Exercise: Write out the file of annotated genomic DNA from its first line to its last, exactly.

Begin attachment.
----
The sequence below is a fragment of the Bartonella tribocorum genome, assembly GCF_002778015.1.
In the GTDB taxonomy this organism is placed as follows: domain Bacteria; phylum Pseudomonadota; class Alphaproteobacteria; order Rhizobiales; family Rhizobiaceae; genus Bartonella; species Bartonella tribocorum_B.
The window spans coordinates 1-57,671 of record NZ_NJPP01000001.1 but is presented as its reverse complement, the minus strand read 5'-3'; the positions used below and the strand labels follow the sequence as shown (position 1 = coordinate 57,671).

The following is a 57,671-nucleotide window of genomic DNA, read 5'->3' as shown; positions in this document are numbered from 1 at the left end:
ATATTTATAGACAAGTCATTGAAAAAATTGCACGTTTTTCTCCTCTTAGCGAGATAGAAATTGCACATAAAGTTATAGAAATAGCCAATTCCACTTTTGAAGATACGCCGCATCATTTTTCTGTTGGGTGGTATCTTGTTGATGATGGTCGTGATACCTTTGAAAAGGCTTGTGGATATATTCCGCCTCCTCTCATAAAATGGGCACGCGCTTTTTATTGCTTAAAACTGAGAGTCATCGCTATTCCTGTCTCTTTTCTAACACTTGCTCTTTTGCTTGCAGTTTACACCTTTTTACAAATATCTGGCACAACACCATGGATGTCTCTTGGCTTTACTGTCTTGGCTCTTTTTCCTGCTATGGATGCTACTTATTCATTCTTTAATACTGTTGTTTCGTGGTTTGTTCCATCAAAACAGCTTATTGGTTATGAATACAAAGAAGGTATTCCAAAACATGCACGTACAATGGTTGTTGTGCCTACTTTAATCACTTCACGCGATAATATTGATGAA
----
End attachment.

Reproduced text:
The sequence below is a fragment of the Bartonella tribocorum genome, assembly GCF_002778015.1.
In the GTDB taxonomy this organism is placed as follows: domain Bacteria; phylum Pseudomonadota; class Alphaproteobacteria; order Rhizobiales; family Rhizobiaceae; genus Bartonella; species Bartonella tribocorum_B.
The window spans coordinates 1-57,671 of record NZ_NJPP01000001.1 but is presented as its reverse complement, the minus strand read 5'-3'; the positions used below and the strand labels follow the sequence as shown (position 1 = coordinate 57,671).

The following is a 57,671-nucleotide window of genomic DNA, read 5'->3' as shown; positions in this document are numbered from 1 at the left end:
ATATTTATAGACAAGTCATTGAAAAAATTGCACGTTTTTCTCCTCTTAGCGAGATAGAAATTGCACATAAAGTTATAGAAATAGCCAATTCCACTTTTGAAGATACGCCGCATCATTTTTCTGTTGGGTGGTATCTTGTTGATGATGGTCGTGATACCTTTGAAAAGGCTTGTGGATATATTCCGCCTCCTCTCATAAAATGGGCACGCGCTTTTTATTGCTTAAAACTGAGAGTCATCGCTATTCCTGTCTCTTTTCTAACACTTGCTCTTTTGCTTGCAGTTTACACCTTTTTACAAATATCTGGCACAACACCATGGATGTCTCTTGGCTTTACTGTCTTGGCTCTTTTTCCTGCTATGGATGCTACTTATTCATTCTTTAATACTGTTGTTTCGTGGTTTGTTCCATCAAAACAGCTTATTGGTTATGAATACAAAGAAGGTATTCCAAAACATGCACGTACAATGGTTGTTGTGCCTACTTTAATCACTTCACGCGATAATATTGATGAA